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Reggae

Reggae Explosion

Reggae Explosion

Reggae Explosion

Chris Salewicz and Adrian Boot have republished Reggae Explosion as an e-book. It is available for the Amazon Kindle Worldwide and soon will be available for the Ipad and other e-book readers, Click on the image to view the book on Amazon.

Jamaican music has had a thoroughly disproportionate effect on the rest of the world – an astonishing achievement for a tiny Caribbean island which has a population of just three million people. Spearheaded by the popularity of reggae and the figurehead of Bob Marley, its reverberating rhythms have found a resonance with a diverse international audience. This newly updated edition of Reggae Explosion charts the course of this extraordinary cultural revolution.

Chris Salewicz and Adrian Boot have brought together 50,000 words of informed, insightful text and over 100 striking images from the ReggaeXplosion Archive to create a history that contains a potent cocktail of drama, turbulence, pride and protest.

From the earliest emergence in the 1950s of the fiercely competitive sound systems fighting sonic battles in downtown Kingston the story of Jamaican music is traced through ska, the birth of reggae, dub, roots reggae and the impact of Bob Marley to the new, harder-edged developments that have emerged in the last twenty years, including dancehall, ragga and jungle.

Unpublished transcripts of interviews with key figures like Lee ‘Scratch” Perry and Prince Buster introduce the authentic voices of reggae history to Reggae Explosion – which blends deeply researched facts and rare images to create not only a sense of the pulse of the music, but also the contrasts of poverty, humour, desperation and joie de vivre that typify both the island of Jamaica and its music.

Click here to view sample and buy this book on Amazon.com

Click here to view sample and buy this book on Amazon.co.uk

ReggaeXplosion – The Exhibition

Reggae Explosion Jamaica

ReggaeXplosion started life in the summer of 2000 as a heated argument.  Should the project be called ReggaeXplosion or more accurately Reggae Explosion. ReggaeXplosion ( all one word ) won the day, but it didn’t last .. by the time the USA version of the book was published the name reverted to Reggae Explosion. The project was to be a book and an exhibition.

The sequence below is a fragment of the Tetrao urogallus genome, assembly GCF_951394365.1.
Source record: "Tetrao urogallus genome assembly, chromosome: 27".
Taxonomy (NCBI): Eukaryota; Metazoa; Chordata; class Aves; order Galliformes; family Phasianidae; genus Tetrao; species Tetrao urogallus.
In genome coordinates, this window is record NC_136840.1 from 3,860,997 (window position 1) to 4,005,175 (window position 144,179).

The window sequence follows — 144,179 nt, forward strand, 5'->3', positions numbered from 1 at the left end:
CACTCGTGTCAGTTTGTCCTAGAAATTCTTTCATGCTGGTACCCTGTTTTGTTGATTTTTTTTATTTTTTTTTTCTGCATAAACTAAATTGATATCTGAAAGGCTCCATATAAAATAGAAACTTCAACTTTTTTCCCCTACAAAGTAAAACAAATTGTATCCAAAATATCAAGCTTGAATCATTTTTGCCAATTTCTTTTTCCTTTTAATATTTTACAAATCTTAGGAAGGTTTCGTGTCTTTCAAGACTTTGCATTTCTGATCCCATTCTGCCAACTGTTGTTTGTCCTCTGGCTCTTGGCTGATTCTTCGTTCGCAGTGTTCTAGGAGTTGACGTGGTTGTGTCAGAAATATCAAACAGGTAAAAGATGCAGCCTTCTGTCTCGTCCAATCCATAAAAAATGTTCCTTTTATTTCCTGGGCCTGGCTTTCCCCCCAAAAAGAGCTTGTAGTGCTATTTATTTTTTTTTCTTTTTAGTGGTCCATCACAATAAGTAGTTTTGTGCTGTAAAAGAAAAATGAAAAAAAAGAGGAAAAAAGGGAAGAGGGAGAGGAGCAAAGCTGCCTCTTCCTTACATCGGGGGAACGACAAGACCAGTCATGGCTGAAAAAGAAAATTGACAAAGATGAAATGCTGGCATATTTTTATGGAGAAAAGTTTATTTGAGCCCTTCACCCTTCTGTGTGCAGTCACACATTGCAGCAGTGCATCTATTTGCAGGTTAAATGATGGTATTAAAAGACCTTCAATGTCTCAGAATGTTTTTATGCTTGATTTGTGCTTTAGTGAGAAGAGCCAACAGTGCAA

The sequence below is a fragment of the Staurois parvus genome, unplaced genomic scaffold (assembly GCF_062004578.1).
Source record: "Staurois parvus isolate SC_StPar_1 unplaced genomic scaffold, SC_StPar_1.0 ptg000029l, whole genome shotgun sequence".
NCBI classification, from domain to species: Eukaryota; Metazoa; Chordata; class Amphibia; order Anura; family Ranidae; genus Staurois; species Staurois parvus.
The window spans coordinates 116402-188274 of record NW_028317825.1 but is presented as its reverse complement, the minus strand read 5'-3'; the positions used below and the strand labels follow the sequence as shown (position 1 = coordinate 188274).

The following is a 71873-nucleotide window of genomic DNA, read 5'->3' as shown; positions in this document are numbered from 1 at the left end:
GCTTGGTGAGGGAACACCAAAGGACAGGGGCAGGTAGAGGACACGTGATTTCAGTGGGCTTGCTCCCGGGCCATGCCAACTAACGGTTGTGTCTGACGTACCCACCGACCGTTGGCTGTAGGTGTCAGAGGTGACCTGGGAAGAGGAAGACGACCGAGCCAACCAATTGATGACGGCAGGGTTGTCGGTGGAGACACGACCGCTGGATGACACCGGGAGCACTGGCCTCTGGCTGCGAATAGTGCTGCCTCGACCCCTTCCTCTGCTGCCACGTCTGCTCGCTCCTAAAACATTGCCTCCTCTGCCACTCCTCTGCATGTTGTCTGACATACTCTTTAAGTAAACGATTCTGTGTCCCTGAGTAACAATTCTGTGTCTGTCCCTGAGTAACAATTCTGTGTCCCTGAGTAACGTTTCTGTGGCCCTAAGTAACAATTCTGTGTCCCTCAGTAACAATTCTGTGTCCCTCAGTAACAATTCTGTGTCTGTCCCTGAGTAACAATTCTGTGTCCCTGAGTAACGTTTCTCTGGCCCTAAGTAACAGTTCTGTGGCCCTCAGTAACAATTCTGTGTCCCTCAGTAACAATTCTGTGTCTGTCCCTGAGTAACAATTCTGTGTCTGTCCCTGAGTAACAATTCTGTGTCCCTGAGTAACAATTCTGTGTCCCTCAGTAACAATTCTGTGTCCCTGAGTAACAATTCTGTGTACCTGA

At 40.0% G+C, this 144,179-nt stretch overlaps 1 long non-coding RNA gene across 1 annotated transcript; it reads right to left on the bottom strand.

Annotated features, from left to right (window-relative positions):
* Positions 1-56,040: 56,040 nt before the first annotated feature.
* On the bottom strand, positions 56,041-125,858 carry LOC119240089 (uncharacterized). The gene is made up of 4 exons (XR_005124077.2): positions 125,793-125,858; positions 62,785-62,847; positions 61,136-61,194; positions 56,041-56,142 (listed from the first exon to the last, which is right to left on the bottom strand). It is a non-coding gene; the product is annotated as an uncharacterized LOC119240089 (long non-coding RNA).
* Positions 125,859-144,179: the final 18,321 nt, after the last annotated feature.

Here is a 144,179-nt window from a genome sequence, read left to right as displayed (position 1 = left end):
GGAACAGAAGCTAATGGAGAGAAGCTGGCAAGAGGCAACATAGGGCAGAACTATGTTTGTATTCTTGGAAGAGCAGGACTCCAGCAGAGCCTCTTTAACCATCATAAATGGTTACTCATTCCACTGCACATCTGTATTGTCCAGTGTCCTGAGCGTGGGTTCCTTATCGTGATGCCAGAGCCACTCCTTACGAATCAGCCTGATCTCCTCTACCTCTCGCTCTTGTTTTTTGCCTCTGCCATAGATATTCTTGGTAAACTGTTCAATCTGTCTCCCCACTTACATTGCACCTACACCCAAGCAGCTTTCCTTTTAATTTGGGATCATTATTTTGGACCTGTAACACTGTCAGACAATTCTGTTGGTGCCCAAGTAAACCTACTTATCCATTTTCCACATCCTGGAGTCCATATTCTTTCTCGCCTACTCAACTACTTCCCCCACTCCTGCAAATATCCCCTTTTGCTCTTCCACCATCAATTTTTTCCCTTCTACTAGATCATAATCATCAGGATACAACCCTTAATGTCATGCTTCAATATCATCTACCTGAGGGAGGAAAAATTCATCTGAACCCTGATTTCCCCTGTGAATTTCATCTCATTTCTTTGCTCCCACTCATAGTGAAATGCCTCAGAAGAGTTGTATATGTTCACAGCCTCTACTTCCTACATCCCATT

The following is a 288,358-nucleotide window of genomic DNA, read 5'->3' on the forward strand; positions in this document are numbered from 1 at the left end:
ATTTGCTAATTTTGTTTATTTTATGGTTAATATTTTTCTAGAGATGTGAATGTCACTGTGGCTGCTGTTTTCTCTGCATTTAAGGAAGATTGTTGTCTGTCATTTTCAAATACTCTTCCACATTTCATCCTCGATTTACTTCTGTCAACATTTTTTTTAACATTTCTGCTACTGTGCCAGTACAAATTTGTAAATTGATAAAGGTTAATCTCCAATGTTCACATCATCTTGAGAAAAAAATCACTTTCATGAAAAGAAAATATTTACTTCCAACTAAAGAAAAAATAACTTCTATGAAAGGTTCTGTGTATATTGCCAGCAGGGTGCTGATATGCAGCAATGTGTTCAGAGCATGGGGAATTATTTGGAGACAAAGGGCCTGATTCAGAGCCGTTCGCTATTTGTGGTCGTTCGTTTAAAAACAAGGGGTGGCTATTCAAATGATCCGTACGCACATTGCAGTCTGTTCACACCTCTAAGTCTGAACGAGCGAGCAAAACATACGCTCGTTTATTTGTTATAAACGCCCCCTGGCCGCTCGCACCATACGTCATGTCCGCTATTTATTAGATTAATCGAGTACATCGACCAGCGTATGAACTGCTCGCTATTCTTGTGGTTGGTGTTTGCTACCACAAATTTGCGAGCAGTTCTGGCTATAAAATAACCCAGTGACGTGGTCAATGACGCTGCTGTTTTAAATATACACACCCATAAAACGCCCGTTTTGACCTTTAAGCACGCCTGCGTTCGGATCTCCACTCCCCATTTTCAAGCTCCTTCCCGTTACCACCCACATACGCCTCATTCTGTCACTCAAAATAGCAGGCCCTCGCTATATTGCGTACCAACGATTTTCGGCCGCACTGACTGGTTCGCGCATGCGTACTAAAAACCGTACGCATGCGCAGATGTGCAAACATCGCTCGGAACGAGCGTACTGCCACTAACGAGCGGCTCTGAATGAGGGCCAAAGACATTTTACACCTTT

Reggae Explosion Exhibition Jamaica

Reggae Explosion – Panorama of Exhibition in Ocho Rios Jamaica

On Friday 29th September 2010  ReggaeXplosion opened with with a launch party down in the brick passages and catacombs under The Roundhouse – Camden.  All of London seemed to be there and one could imagine their numbers expanded by hippies still vainly trying to find their way out of the labyrinth since back in the Sixties. The visuals are set up on the raw brick passages which radiate like spokes from the building’s central space or, a welcome touch for contributors to this site, on panels of zinc fence and corrugated iron. Rootical rub a dub sounds were provided by the Mighty Tip-A-Tone Hi-Fi to a crowd well lubricated with free Appleton Gold rum punch and Carib beer. Among the heaving mass of thirsty reggae fans jostling at the bar were spotted Mark Lamarr the radio DJ, members of Aswad, Tricky the DJ and Massive Attack associate, Gaz Mayall of Gaz’ Rockin’ Blues and all the usual reggae suspects.

This was a major reggae event and a model of how to present reggae to a larger audience. What comes across strongly is the range and diversity of the reggae experience and how much has been accomplished in fifty years by one small island. A ’50 years of cultural firestorm’.

Black Uhuru

Black Uhuru – Sly and Robbie – Full band line up at Island’s Fallout Shelter Studios – London 1981 – Photo by Adrian Boot

Bob Marley 1978

Bob Marley at Home in Kingston – Tuff Gong Studios – 1978 Photo by Adrian Boot (c) 56 Hope Road Music.

Jamaica Sound System 1978

Jamaica Sound System – Ocho Rios 1978 – Photo by Adrian Boot

Bob Marley at Tuff Gong Studios - Kingston Jamaica

Bob Marley at Tuff Gong Studios – 56 Hope Road Kingston Jamaica 1979 Photo by Adrian Boot (c) 56 Hope Road Music.

 

Dancehall Club - Police Bust

Dancehall Club – Kingston Jamaica – The House of Leo on Cargill Avenue in the early to mid 90s – 3 AM bust. Photo by Wayne Tippetts

Coxsone International Sound System – with DJ Festus Coxsone and Clement Dodd with microphone. Photo by Jean Bernard Sohiez

Ini Kamoze Jamaica

Ini Kamoze – Ocho Rios Bar – Jamaica 1981 – Photo by Adrian Boot

Peter Tosh downtown Kingston

Peter Tosh downtown Kingston Jamaica 1978 – Photo by Adrian Boot

 

Reggae Record 45 Labels

Reggae Records – Classic 45 Vinyl Labels

Laurel Aitken - Ska

Laurel Aitken – Early Years – Ska – Live in London 1980 – Photo by Adrian Boot

 

Roots Rock Reggae - Burning Spear

Roots Rock Reggae – Burning Spear – St Ann’s Bay Jamaica – Photo by Adrian Boot

Benjamin Zephaniah - Dub Poet

Benjamin Zephaniah – Dub Poet – London 1990 – Photo by Adrian Boot

Luciano with Baaba Maal in Senegal

Luciano with Baaba Maal in Podor Senegal 2005 – Photo by Adrian Boot

The Specials

UK Reggae -Specials concert in Brighton UK – Stage invasion brings the concert to a climax – Photo by Adrian Boot

Lee Scratch Perry - Producer

Lee Scratch Perry – Black Ark Studios – Photo by Adrian Boot

CLICK HERE AND EXPLORE OUR REGGAE ARCHIVES

 

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